MESSAGE IN THE MOVIES
Photo By 20th Century Fox
Directed by Matt Reeves. Starring Andy Serkis, Jason Clarke.
Dawn of the Planet of the Apes is the sequel to 2011’s Rise of the Planet of the Apes, the first prequel to a 1968 movie that was remade in 2001. Has Hollywood run out of original ideas?
Not quite. This film is a very intelligent and original movie that can stand alone as an entertaining and exciting summer movie.
An opening montage sets the stage for what is to follow. Scientific experiments that have rendered apes super intelligent have also launched a pandemic virus (name the “simian flu”) that has wiped out millions of people around the world. One group of surviving humans are gathered in San Francisco, led by an autocratic mayor (Gary Oldman) who sends a research team into the Muir woods to repair a hydroelectric power station. As they venture into this verdant territory, they encounter Caesar (Serkis), the ape in charge, and the parallel civilization that is home to the evolving species.
Each group has individuals who are trying to build bridges of mutual understanding and others who would rather just declare all out war. Caesar remembers with fondness that love that was shown to him while he was a child; his second-in-command Koba (Toby Kebbell) carries on his face the scars of scientific experimentation. Malcolm (Clarke) is intrigued by a growing ability to communicate with the primates; Mayor Dreyfus sees his power challenged by the possibility of an ape invasion.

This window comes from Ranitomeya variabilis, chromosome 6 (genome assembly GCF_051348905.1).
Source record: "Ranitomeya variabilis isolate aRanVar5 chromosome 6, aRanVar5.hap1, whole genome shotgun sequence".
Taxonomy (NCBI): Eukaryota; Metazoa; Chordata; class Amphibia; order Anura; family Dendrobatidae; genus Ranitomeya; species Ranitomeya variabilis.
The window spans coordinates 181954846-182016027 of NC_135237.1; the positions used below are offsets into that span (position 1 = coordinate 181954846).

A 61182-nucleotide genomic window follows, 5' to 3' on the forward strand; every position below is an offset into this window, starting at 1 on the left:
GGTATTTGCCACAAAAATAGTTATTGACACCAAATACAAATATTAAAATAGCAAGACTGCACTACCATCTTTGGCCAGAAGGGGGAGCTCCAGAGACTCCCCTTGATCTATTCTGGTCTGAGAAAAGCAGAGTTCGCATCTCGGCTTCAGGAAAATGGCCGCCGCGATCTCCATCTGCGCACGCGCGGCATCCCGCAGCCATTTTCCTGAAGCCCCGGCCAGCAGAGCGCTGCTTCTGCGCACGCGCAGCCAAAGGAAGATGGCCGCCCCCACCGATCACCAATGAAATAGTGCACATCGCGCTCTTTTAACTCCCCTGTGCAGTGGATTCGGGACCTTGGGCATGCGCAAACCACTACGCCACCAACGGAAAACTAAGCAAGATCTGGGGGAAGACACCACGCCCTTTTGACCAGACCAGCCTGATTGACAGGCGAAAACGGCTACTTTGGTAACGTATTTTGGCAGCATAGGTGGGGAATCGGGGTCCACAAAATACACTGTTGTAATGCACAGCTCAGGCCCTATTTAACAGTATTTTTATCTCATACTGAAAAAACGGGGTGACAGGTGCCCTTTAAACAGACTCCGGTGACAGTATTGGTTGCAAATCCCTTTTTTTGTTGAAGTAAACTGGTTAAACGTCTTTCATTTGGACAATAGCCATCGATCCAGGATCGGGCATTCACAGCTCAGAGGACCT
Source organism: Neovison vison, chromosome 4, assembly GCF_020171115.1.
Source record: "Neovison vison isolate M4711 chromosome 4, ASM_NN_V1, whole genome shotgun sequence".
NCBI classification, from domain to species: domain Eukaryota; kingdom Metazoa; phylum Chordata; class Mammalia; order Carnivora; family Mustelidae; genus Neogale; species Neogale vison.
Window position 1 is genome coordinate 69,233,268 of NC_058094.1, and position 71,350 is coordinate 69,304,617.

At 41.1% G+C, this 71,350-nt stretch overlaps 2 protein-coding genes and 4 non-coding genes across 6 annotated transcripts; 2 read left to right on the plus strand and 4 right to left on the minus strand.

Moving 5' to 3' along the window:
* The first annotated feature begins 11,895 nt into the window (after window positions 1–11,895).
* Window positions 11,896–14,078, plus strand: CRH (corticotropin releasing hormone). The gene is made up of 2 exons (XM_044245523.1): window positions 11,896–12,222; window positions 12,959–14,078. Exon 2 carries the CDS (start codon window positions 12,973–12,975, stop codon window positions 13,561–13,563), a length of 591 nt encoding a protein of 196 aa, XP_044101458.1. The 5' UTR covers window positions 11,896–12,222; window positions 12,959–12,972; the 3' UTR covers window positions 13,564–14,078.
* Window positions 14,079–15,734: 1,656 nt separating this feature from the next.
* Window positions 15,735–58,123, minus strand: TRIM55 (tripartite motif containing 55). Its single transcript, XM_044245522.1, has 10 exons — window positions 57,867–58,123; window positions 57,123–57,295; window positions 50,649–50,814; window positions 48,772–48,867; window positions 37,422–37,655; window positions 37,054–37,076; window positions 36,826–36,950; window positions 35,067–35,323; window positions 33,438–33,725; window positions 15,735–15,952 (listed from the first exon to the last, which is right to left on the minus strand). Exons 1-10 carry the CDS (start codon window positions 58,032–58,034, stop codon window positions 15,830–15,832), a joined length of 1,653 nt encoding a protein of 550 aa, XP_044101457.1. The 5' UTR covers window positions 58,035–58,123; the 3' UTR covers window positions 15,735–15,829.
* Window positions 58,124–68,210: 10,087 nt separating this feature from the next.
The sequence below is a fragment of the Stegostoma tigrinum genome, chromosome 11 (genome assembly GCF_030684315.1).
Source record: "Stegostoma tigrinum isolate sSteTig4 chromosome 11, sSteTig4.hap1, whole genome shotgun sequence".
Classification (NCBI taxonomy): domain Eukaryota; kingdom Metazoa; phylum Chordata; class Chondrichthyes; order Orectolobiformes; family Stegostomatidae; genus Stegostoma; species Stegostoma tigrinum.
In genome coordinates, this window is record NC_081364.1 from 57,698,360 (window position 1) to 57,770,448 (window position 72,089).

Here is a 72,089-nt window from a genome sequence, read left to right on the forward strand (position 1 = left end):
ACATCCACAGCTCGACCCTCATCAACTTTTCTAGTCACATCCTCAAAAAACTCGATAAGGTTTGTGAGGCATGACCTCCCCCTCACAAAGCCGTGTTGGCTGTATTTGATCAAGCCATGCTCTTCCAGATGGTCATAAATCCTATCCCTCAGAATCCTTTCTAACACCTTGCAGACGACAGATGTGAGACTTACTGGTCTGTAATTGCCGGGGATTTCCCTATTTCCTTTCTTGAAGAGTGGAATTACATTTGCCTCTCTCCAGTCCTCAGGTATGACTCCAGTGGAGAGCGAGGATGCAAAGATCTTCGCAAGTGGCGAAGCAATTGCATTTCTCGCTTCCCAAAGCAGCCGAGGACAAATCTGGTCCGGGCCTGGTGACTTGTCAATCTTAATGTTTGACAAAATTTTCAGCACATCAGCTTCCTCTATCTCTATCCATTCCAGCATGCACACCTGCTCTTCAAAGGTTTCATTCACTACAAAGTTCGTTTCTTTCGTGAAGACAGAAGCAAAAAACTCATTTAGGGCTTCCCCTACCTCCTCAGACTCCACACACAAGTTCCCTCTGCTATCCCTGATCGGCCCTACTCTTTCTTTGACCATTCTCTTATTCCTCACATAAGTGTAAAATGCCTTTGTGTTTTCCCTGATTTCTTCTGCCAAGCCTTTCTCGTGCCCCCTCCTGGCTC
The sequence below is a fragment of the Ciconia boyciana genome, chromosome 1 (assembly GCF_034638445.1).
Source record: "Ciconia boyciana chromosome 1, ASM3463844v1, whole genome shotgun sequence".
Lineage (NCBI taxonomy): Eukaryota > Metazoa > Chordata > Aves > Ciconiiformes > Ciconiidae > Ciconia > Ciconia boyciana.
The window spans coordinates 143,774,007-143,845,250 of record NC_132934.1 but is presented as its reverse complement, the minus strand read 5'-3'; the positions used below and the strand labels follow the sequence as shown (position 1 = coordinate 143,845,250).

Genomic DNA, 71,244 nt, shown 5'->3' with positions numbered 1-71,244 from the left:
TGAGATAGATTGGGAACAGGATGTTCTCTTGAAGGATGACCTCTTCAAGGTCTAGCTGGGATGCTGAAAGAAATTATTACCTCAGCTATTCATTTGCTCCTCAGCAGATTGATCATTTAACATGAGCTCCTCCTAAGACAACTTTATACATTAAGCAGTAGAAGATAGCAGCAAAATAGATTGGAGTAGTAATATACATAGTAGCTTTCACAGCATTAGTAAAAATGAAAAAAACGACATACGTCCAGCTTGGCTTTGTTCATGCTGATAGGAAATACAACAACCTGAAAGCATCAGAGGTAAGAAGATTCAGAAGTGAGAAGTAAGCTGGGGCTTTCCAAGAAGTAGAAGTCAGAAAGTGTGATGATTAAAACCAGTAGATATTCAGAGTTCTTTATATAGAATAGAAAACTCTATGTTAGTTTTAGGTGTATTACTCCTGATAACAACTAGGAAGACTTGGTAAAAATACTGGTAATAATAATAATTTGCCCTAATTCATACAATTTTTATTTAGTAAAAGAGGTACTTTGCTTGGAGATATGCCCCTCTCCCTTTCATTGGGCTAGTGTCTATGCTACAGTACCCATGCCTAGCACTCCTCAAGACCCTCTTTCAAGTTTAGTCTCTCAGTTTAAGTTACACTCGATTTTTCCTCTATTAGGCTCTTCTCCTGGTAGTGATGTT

The story of Dawn of the Planet of the Apes is as old as time. How do we handle the unknown stranger in our midst? Scripture encourages us to be open, since all of us at one time were strangers and exiles until we were invited into a loving community. From tensions in the Middle East to debates over immigration reform, we struggle mightily to embrace God’s vision of a Kingdom in which all are included.
That’s the message of this movie, but it works quite well as an incredible feat of filmmaking. The motion capture CGI that renders human actors as apes is stunning, with Andy Serkis delivering an Oscar-worthy performance. The cinematography and musical score add to the overall quality of this production.
Dawn of the Planet of the Apes is simply a great time at the movies that deserves to be seen on the big screen. The film is fine for children 3rd grade and older (younger children will be disturbed and confused), although language is always a judgment call for families. When in doubt, watch the film first before taking the kids. Hopefully, this will be a great conversation starter for thoughtful discussion and reflection.
Three halos: An entertaining science fiction film with something to say about the things that draw us together and the things that keep us apart.
One pitchfork: PG-13 swearing; acts of violence and injustice.
Rev. Bruce Batchelor-Glader
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